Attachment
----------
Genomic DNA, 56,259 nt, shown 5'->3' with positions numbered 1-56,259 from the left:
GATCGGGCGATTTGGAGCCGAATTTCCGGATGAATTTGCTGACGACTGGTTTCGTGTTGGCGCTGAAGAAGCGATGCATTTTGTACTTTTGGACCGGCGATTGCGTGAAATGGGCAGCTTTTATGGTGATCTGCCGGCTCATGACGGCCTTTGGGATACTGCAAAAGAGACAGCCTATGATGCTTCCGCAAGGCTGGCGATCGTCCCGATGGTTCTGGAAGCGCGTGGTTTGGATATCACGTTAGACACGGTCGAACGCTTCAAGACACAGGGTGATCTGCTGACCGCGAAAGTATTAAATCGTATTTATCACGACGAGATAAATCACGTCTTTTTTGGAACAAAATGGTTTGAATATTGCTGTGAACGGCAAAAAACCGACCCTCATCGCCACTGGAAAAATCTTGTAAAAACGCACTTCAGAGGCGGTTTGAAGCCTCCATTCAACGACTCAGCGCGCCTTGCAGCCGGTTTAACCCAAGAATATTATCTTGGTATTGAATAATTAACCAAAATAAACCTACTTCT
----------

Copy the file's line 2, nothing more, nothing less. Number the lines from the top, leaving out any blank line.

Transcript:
GATCGGGCGATTTGGAGCCGAATTTCCGGATGAATTTGCTGACGACTGGTTTCGTGTTGGCGCTGAAGAAGCGATGCATTTTGTACTTTTGGACCGGCGATTGCGTGAAATGGGCAGCTTTTATGGTGATCTGCCGGCTCATGACGGCCTTTGGGATACTGCAAAAGAGACAGCCTATGATGCTTCCGCAAGGCTGGCGATCGTCCCGATGGTTCTGGAAGCGCGTGGTTTGGATATCACGTTAGACACGGTCGAACGCTTCAAGACACAGGGTGATCTGCTGACCGCGAAAGTATTAAATCGTATTTATCACGACGAGATAAATCACGTCTTTTTTGGAACAAAATGGTTTGAATATTGCTGTGAACGGCAAAAAACCGACCCTCATCGCCACTGGAAAAATCTTGTAAAAACGCACTTCAGAGGCGGTTTGAAGCCTCCATTCAACGACTCAGCGCGCCTTGCAGCCGGTTTAACCCAAGAATATTATCTTGGTATTGAATAATTAACCAAAATAAACCTACTTCT